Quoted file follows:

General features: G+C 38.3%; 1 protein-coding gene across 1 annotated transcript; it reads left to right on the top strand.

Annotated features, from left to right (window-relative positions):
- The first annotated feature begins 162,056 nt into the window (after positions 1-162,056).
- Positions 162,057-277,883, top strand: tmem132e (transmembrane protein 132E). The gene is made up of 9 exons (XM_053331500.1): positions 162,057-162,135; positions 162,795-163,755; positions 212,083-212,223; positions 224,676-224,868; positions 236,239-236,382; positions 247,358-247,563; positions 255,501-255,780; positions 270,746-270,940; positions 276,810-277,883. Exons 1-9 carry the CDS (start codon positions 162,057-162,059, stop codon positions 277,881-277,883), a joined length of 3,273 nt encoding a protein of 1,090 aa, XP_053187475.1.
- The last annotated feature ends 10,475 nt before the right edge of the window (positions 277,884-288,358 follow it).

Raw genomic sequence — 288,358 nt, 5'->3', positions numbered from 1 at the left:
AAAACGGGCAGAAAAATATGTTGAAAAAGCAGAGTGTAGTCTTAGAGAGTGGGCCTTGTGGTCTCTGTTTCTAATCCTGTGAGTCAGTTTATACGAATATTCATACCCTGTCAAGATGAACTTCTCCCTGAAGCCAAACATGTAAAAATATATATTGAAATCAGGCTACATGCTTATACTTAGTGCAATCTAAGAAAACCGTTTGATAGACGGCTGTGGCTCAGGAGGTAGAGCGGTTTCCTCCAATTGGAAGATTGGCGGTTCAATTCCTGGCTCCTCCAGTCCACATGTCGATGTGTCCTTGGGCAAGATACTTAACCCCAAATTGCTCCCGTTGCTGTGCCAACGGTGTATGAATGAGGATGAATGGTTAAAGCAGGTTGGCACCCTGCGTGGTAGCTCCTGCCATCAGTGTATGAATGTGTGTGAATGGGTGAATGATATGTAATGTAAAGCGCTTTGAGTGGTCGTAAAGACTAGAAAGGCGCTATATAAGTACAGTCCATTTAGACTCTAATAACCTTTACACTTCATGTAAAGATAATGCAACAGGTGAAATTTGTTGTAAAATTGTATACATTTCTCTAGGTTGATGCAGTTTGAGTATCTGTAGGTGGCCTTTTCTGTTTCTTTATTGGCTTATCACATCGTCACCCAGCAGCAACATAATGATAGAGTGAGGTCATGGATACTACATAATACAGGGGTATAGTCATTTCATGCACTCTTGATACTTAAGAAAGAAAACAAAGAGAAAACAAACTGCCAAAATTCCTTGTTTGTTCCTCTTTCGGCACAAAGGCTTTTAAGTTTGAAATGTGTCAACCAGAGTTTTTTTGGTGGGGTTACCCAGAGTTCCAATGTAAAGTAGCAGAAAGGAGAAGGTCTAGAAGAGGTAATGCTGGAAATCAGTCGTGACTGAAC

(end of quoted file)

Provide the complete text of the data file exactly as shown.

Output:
General features: G+C 38.3%; 1 protein-coding gene across 1 annotated transcript; it reads left to right on the top strand.

Annotated features, from left to right (window-relative positions):
- The first annotated feature begins 162,056 nt into the window (after positions 1-162,056).
- Positions 162,057-277,883, top strand: tmem132e (transmembrane protein 132E). The gene is made up of 9 exons (XM_053331500.1): positions 162,057-162,135; positions 162,795-163,755; positions 212,083-212,223; positions 224,676-224,868; positions 236,239-236,382; positions 247,358-247,563; positions 255,501-255,780; positions 270,746-270,940; positions 276,810-277,883. Exons 1-9 carry the CDS (start codon positions 162,057-162,059, stop codon positions 277,881-277,883), a joined length of 3,273 nt encoding a protein of 1,090 aa, XP_053187475.1.
- The last annotated feature ends 10,475 nt before the right edge of the window (positions 277,884-288,358 follow it).

Raw genomic sequence — 288,358 nt, 5'->3', positions numbered from 1 at the left:
AAAACGGGCAGAAAAATATGTTGAAAAAGCAGAGTGTAGTCTTAGAGAGTGGGCCTTGTGGTCTCTGTTTCTAATCCTGTGAGTCAGTTTATACGAATATTCATACCCTGTCAAGATGAACTTCTCCCTGAAGCCAAACATGTAAAAATATATATTGAAATCAGGCTACATGCTTATACTTAGTGCAATCTAAGAAAACCGTTTGATAGACGGCTGTGGCTCAGGAGGTAGAGCGGTTTCCTCCAATTGGAAGATTGGCGGTTCAATTCCTGGCTCCTCCAGTCCACATGTCGATGTGTCCTTGGGCAAGATACTTAACCCCAAATTGCTCCCGTTGCTGTGCCAACGGTGTATGAATGAGGATGAATGGTTAAAGCAGGTTGGCACCCTGCGTGGTAGCTCCTGCCATCAGTGTATGAATGTGTGTGAATGGGTGAATGATATGTAATGTAAAGCGCTTTGAGTGGTCGTAAAGACTAGAAAGGCGCTATATAAGTACAGTCCATTTAGACTCTAATAACCTTTACACTTCATGTAAAGATAATGCAACAGGTGAAATTTGTTGTAAAATTGTATACATTTCTCTAGGTTGATGCAGTTTGAGTATCTGTAGGTGGCCTTTTCTGTTTCTTTATTGGCTTATCACATCGTCACCCAGCAGCAACATAATGATAGAGTGAGGTCATGGATACTACATAATACAGGGGTATAGTCATTTCATGCACTCTTGATACTTAAGAAAGAAAACAAAGAGAAAACAAACTGCCAAAATTCCTTGTTTGTTCCTCTTTCGGCACAAAGGCTTTTAAGTTTGAAATGTGTCAACCAGAGTTTTTTTGGTGGGGTTACCCAGAGTTCCAATGTAAAGTAGCAGAAAGGAGAAGGTCTAGAAGAGGTAATGCTGGAAATCAGTCGTGACTGAAC